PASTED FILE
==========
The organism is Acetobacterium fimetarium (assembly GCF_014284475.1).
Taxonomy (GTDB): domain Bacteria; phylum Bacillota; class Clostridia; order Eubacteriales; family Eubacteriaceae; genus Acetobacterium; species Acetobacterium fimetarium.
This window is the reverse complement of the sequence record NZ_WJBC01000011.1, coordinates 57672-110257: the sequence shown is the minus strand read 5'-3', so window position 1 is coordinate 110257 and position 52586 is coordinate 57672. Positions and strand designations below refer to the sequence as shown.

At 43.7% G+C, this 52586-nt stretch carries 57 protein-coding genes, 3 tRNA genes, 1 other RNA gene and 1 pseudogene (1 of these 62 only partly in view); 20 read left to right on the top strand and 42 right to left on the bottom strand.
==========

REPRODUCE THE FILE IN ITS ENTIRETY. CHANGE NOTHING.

The organism is Acetobacterium fimetarium (assembly GCF_014284475.1).
Taxonomy (GTDB): domain Bacteria; phylum Bacillota; class Clostridia; order Eubacteriales; family Eubacteriaceae; genus Acetobacterium; species Acetobacterium fimetarium.
This window is the reverse complement of the sequence record NZ_WJBC01000011.1, coordinates 57672-110257: the sequence shown is the minus strand read 5'-3', so window position 1 is coordinate 110257 and position 52586 is coordinate 57672. Positions and strand designations below refer to the sequence as shown.

At 43.7% G+C, this 52586-nt stretch carries 57 protein-coding genes, 3 tRNA genes, 1 other RNA gene and 1 pseudogene (1 of these 62 only partly in view); 20 read left to right on the top strand and 42 right to left on the bottom strand.